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2.2: Autobiographical Narrative

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    An autobiographical narrative is one of the most personal types of essays. Not only are you writing a paper that expresses your own views and thoughts, but autobiographical narratives are based upon your own life experiences. Thus, it follows that the organization of the paper will also be more personal in nature. Unlike a narrative essay based on another individual, an autobiographical narrative will always contain your personal thoughts, desires, and motivations. While it is hard to know the motives of other individuals when writing a biographical narrative, unless you know the individual well, you always have access to the motivations for your own personal development. Hence, when you organize your autobiographical narrative you must format your essay around the events that promote your personal growth and the feeling you experienced before, during, and after these events.

    There are several ways to incorporate your thoughts, feelings, and motivations into the organization of your paper. First, you can consider integrating your description of certain events with your motives and thoughts for the events. This way, you present the events and your motivations both in chronological order and simultaneously. This means that you are describing the events and your feelings as they occurred, or at the same time. Second, you can consider blocking your description of your events and your feelings, providing a paragraph describing the event followed by a paragraph describing your motivations. Also, you could also reverse this blocking format to first provide your motivations and then the description of the event.

    Below is a table containing examples of both table types.
    Integrated description and motivations Blocked descriptive and motivations
    My sixteenth birthday was when it all began. It was the first girl-boy party I had ever had. I had had to beg my parents for month to have that party. Once they said yes, I had worried for weeks about what I was going to wear. When the day came, I was so excited that my crush Brandon was coming. As I sat next to him during the movie, I could feel my heart race. We were sitting side by side, close enough to touch. I slowly moved my hand towards his, wondering if he wanted to hold my hand like I wanted to hold his and fearing that he didn’t.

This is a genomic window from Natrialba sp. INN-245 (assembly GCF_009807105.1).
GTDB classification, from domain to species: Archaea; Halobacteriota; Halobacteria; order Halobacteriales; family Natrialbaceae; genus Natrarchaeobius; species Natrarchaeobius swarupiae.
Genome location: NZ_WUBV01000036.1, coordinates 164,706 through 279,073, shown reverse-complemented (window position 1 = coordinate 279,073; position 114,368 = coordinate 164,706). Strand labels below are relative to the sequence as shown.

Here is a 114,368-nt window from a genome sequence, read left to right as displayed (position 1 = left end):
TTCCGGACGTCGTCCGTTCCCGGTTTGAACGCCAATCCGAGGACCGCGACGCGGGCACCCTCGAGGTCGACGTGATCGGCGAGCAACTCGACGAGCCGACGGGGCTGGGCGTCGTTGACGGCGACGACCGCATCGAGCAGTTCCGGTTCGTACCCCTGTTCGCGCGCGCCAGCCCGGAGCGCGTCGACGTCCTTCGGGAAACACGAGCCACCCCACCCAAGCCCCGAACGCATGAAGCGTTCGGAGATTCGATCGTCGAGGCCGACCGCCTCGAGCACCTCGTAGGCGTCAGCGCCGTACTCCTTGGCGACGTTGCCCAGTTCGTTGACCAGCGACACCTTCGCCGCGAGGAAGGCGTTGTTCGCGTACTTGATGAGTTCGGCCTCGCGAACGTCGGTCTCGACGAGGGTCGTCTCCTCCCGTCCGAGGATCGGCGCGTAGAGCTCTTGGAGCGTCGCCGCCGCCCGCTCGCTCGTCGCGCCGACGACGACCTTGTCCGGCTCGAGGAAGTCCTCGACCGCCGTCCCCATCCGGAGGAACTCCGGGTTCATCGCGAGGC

My sixteenth birthday was at my house on a Saturday during the summer, and it would be a boy-girl party. I had planned the whole day. First, we would swim in the pool in my backyard while my dad and mom prepared hamburgers. After we ate, we would watch a movie in my living room. At the end of the night, we would have cake, and I would open my presents.

    Since it took me weeks to convince my parents to have the party, I was very excited when it finally rolled around. My crush Brandon was going to come, and I hoped that he would finally make a move. I thought that the movie would be a perfect chance to show him that I wanted to be his girlfriend.

    How do these two examples compare? Although they both narrate the same event, is one more effective than the other? Generally, the first organizational scheme (when you integrate description and motivations together) is the most seamless. By incorporating the two together, you provide the reader with a more complete picture of the event – as if the reader is experiencing the event as it unfolds in your narration. However, sometimes this formatting does not work, specifically with complicated events. If you feel that the event you are narrating is too difficult to explain or clarify, then you should consider breaking your description and thoughts into two separate paragraphs. Although, you need to be aware of how this affects the story you are telling. Do you want the importance of the event to be at the end? In doing so, you make the event seem more suspenseful, and you can make the reader more compelled to finish your narrative. Nevertheless, organizing your paper in this way places more of a burden on you as a writer because you must clearly connect the separate ideas in the paragraphs.

    Regardless of the organizational scheme you choose, you must properly describe your personal growth. In order to do so, you must organize your essay around one significant event or a collection of interrelated specific events. Generally, the number of events you include defines the amount of detail you put into describing your events. If your paper centers around one main event that helped shape your personal growth, the majority of the body would describe the one event while the introduction and conclusion would include your thoughts and feelings from before and after the event to help clarify how the occurrence helped shape you. However, if your paper details a succession of events that culminate in your personal growth, the description of each event, including the insights and feelings associated with it, would be limited to a single body paragraph. In this case, the introduction and conclusion would still indicate how you felt and thought both before and after the transformation.

    This page titled 2.2: Autobiographical Narrative is shared under a CK-12 license and was authored, remixed, and/or curated by CK-12 Foundation via source content that was edited to the style and standards of the LibreTexts platform; a detailed edit history is available upon request.

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